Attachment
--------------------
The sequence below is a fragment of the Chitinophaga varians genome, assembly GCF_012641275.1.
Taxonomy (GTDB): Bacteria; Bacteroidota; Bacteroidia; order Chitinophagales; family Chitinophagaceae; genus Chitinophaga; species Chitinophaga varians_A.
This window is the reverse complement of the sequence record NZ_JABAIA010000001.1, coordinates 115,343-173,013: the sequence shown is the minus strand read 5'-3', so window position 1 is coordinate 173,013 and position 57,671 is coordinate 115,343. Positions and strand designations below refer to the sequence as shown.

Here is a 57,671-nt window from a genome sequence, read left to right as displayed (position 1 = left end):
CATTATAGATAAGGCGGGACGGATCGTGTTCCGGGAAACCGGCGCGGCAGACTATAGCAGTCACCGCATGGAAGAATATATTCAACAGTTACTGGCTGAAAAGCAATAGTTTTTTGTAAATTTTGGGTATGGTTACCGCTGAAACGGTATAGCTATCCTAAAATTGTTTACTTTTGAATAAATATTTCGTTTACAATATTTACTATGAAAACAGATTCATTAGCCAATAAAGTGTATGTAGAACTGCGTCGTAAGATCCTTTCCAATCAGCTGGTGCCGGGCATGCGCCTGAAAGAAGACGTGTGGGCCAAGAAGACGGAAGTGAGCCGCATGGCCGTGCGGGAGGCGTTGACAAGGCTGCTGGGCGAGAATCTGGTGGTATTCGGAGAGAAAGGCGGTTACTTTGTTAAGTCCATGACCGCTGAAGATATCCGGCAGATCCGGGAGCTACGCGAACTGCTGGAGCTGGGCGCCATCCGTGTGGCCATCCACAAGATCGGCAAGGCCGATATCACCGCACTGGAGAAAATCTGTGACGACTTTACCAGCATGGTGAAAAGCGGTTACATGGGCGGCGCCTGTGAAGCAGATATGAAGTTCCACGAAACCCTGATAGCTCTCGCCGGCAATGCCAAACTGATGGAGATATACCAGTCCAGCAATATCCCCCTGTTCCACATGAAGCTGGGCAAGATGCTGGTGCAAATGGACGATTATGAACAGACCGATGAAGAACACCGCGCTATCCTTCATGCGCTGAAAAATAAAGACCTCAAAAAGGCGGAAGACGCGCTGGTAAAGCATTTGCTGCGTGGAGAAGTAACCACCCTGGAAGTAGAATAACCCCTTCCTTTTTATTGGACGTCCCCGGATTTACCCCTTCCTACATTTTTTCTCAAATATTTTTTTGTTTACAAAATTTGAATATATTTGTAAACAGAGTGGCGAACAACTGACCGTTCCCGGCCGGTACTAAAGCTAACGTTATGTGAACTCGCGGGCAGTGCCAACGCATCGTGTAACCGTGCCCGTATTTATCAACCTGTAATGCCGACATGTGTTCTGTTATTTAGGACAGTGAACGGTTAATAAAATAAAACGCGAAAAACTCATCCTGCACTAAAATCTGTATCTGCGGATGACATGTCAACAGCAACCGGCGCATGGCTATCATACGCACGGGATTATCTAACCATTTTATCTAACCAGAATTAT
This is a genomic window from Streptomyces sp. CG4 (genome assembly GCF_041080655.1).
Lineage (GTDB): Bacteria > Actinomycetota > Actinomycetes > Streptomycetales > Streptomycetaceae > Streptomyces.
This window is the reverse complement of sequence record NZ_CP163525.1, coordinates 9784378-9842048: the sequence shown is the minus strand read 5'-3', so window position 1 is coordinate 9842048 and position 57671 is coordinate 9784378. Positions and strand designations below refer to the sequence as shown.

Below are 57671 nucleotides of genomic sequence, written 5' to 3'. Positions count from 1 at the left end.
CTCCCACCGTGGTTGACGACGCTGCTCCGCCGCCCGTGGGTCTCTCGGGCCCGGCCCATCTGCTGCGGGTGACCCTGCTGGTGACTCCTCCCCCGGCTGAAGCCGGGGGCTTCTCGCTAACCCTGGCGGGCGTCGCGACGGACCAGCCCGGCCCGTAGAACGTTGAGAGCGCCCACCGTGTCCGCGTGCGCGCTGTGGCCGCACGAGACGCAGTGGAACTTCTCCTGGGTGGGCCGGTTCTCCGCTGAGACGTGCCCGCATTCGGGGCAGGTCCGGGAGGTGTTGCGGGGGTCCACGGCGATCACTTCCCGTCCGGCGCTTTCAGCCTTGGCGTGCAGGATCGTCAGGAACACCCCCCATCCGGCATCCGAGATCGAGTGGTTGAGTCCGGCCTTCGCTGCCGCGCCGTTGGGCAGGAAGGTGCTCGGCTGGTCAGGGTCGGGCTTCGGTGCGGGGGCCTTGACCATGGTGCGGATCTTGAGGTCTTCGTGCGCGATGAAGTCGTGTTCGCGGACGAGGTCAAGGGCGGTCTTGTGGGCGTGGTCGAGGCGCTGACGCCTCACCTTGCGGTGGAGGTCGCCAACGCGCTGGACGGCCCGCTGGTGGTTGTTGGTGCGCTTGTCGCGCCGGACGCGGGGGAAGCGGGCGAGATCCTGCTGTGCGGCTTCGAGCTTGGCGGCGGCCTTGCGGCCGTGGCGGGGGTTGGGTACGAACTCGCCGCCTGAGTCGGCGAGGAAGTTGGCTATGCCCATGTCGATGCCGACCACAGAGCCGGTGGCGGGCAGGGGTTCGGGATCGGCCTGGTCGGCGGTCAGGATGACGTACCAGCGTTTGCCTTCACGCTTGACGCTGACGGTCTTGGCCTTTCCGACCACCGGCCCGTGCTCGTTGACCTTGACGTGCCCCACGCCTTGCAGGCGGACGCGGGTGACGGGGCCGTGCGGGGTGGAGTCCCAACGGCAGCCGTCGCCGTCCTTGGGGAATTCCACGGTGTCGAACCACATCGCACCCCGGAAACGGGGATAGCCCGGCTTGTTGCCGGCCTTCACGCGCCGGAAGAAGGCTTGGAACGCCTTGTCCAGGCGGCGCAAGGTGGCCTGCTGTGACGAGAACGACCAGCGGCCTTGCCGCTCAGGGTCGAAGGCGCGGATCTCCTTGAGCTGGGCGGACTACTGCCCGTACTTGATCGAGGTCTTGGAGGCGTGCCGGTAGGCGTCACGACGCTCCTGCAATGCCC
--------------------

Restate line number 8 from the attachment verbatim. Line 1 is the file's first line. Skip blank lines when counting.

This window is the reverse complement of sequence record NZ_CP163525.1, coordinates 9784378-9842048: the sequence shown is the minus strand read 5'-3', so window position 1 is coordinate 9842048 and position 57671 is coordinate 9784378. Positions and strand designations below refer to the sequence as shown.